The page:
you can have the money wired to your bank account; Most people want their winnings transferred into their bank account. This involves upfront fees for purported taxes, insurance or even legal fees; in most cases you are requested to transfer money via Western Union

if you do not want to pay upfront fees, you can open an online account with a bank specified by the fraudsters (which bank, of course, is bogus); You are then informed that the “policy” of that bank requires a deposit of around 4,000 Euro; or

you can pick up your winnings personally (normally from Amsterdam, The Netherlands); When you arrive in Amsterdam you are required to pay a “release fee” in cash, only to receive your “winnings” in counterfeit currency.

What to do?

Cease all communication with the fraudsters
We advise against any communications with fraudsters who run these scams.
Do not respond at all.
If you already have, cease all communication immediately.

Report the fraud

Blenheim would advise you to report any fraud.
You could consider forwarding the information that you have to the Dutch authorities or your local authorities. They may not investigate your particular complaint, but they may in any case use it to improve their statistics on the extent of the problem. The Dutch police receives so many reports of this nature that in many cases they do not send confirmation of receipt.
Dutch authorities to report to:

the Dutch National Fraud bureau of the Financial Crimes unit of the Dutch National Bureau of Investigation (in Dutch: Dienst Nationale Recherche Informatie Landelijk Bureau Fraude) is investigating these fraud practices; its address is:

KLPD, Financial Crimes Unit
postbox 3016
2700 KX Zoetermeer
The Netherlands
Phone : +31- 79- 3458 900
Fax : +31- 79 -3458792
e-mail: [email protected]

the Amsterdam police:
Police Amsterdam-Amstelland Department of Economic and Financial Crimes
e-mail: [email protected]

US authorities:
the Internet Fraud Complaint Center (IFCC), which is an organization co-sponsored by the Federal Bureau of Investigation (FBI) and the National White Collar Crime Center (NW3C). The Internet Fraud Complaint Center (IFCC) was established as a partnership between the Federal Bureau of Investigation (FBI) and the National White Collar Crime Center (NW3C) to serve as a means to receive Internet related criminal complaints, research, develop and refer the criminal complaints to law enforcement agencies for any investigation they deem to be appropriate. The IFCC was intended, and continues to emphasize serving the broader law enforcement community, to include federal, as well as state and local agencies, which are combating Internet crime and in many cases participating in Cyber Crime Task Forces. Complaints can be filed via the IFCC web site. When processed, these complaints may be referred to law enforcement/regulatory agencies for possible investigation. Any investigation opened on complaints filed on the IFCC web site is opened at the discretion of the law enforcement/regulatory agency receiving the complaint information the FBI through its web site https://tips.fbi.gov/ or http://www.fbi.gov/contact/legat/legat.htm.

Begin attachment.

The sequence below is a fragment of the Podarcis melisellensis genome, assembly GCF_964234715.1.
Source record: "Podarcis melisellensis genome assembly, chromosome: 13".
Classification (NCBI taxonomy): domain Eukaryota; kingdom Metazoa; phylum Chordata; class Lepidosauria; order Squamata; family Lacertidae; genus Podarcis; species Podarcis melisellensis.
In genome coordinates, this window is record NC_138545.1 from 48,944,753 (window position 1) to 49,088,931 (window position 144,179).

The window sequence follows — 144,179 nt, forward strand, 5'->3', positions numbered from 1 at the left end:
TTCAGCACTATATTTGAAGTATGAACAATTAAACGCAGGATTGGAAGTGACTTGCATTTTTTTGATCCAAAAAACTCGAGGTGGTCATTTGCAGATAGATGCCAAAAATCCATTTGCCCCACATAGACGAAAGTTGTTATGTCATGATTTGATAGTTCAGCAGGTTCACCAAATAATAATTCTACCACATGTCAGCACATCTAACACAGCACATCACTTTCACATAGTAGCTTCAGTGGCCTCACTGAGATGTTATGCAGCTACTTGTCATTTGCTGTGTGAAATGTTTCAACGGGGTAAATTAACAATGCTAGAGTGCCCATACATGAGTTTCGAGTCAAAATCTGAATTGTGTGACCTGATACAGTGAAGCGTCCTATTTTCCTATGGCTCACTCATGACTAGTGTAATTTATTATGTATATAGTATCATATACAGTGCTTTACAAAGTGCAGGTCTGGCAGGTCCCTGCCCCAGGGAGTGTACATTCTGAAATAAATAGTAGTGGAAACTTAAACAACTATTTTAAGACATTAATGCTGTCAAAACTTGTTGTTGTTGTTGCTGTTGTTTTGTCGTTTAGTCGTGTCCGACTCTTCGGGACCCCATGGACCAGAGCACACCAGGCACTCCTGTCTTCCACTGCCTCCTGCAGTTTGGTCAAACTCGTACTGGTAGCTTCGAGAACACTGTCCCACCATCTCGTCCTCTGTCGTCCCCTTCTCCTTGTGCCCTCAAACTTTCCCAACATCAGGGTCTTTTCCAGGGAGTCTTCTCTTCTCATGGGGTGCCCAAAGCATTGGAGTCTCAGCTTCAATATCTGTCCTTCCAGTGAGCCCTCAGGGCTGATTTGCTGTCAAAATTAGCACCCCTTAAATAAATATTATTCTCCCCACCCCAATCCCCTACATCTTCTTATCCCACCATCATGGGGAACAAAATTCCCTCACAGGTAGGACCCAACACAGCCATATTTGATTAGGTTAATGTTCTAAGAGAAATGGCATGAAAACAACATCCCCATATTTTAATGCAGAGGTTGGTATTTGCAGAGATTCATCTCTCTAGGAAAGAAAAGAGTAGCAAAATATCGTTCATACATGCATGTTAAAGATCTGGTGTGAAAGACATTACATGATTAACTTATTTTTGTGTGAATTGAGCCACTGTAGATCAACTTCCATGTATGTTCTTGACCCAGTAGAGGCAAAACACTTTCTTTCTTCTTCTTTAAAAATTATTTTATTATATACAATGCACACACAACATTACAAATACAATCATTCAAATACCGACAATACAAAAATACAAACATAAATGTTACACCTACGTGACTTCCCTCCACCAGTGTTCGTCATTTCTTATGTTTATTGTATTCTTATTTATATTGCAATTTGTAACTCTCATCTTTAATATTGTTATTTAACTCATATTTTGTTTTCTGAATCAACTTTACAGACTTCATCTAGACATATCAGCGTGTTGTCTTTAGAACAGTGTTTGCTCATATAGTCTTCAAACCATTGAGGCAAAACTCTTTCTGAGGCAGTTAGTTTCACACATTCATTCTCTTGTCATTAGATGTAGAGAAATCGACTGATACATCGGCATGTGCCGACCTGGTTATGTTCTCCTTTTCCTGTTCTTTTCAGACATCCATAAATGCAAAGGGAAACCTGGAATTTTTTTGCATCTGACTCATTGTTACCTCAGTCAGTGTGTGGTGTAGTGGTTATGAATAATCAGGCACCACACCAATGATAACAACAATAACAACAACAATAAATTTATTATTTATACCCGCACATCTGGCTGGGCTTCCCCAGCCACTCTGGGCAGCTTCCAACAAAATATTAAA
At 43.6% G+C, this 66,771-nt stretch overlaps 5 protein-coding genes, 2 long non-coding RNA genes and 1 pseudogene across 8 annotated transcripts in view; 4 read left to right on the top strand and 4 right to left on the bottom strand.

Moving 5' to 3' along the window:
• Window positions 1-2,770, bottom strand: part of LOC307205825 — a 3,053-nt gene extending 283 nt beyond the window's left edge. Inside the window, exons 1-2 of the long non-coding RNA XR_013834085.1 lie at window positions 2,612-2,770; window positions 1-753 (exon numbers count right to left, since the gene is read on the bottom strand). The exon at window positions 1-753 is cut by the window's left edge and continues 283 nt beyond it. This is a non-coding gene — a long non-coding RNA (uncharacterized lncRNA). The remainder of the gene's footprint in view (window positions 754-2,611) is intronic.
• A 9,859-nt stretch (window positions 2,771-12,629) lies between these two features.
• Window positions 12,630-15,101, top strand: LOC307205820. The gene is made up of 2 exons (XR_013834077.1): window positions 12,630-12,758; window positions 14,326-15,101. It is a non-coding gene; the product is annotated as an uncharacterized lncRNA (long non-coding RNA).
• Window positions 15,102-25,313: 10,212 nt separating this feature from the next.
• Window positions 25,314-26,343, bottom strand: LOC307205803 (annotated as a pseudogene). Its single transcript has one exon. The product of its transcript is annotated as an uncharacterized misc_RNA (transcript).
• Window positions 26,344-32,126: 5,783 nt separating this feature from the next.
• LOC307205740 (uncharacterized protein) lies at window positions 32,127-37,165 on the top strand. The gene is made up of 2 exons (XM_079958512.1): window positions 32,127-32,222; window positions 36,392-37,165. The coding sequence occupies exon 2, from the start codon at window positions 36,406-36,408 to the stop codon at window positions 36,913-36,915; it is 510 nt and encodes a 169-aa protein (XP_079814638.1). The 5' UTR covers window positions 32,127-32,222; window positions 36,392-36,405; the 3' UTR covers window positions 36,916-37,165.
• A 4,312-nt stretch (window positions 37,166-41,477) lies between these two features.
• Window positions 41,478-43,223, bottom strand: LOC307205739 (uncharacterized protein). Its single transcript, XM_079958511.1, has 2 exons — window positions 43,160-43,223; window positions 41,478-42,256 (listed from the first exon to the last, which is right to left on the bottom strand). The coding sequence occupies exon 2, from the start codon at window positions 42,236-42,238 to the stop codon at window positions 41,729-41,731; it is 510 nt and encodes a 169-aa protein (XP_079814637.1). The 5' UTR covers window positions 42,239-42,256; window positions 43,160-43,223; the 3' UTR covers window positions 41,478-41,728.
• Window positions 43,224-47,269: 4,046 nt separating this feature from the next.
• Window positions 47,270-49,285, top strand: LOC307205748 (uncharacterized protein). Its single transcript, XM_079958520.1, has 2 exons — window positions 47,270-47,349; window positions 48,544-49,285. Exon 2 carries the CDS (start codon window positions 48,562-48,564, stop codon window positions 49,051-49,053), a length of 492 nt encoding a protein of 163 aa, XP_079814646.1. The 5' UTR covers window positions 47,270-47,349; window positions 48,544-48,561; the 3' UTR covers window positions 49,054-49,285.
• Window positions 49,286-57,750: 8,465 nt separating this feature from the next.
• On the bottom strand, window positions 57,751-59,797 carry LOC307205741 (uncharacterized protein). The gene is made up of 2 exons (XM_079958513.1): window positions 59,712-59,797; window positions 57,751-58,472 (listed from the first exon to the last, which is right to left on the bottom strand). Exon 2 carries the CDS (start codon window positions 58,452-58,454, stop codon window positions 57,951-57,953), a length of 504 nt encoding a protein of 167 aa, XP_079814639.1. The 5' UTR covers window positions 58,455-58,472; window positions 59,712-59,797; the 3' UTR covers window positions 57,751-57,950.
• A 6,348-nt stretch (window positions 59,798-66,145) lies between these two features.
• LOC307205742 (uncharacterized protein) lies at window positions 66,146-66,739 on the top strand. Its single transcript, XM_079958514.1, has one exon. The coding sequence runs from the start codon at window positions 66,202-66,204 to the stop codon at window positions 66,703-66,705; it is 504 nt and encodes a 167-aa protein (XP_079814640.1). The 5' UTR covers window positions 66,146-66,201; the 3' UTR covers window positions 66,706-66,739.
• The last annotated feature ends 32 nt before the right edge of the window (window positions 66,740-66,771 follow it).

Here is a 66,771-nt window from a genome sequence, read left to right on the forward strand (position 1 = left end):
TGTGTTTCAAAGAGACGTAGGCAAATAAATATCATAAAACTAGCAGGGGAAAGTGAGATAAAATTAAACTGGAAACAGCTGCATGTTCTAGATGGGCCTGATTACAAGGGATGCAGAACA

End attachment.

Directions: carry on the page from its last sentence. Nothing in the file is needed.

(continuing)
UK authorities:
NCIS (National Crime Intelligence Service), the UK organization that is collecting information on all advance fee scams; the NCIS will not accept reports from the public. Letters or printouts of emails (including headers) can be handed in to your local police with a request that they are passed on to NCIS. London residents can forward emails to [email protected]

If you have given personal details:

The fraudsters are trying to get enough information to commit identity theft.
They will request information such as personal contact details, address, workplace, and next of kin details.
They will also request copies of passports and drivers licenses.
When they have this information, they are then able to commit Identity Theft using all the personal information obtained.

If they only have your email address and telephone number, then most likely you are not at risk.
If you have provided a majority of the above information, then you are at risk of becoming a victim of Identity Theft.

If you have lost money:

If you have already given money to these fraudsters for any reason, there is not much chance of recovery.

In most cases, Blenheim is unable to recover money paid to these fraudsters. Once the fraudsters have your cash, even if they are caught and prosecuted, your money is gone. Because of the methods used by these swindlers (Internet, mobile telephone numbers, fake addresses and names, bank accounts which only exist for a matter of days), in most cases it is extremely difficult to track down the perpetrators and recover the victims’ money.

Dutch lottery fraud – 419 scams in The Netherlands Recently there is a substantial increase in lottery prize fraud. Millions of letters and emails are sent to people stating that they have won a ]]>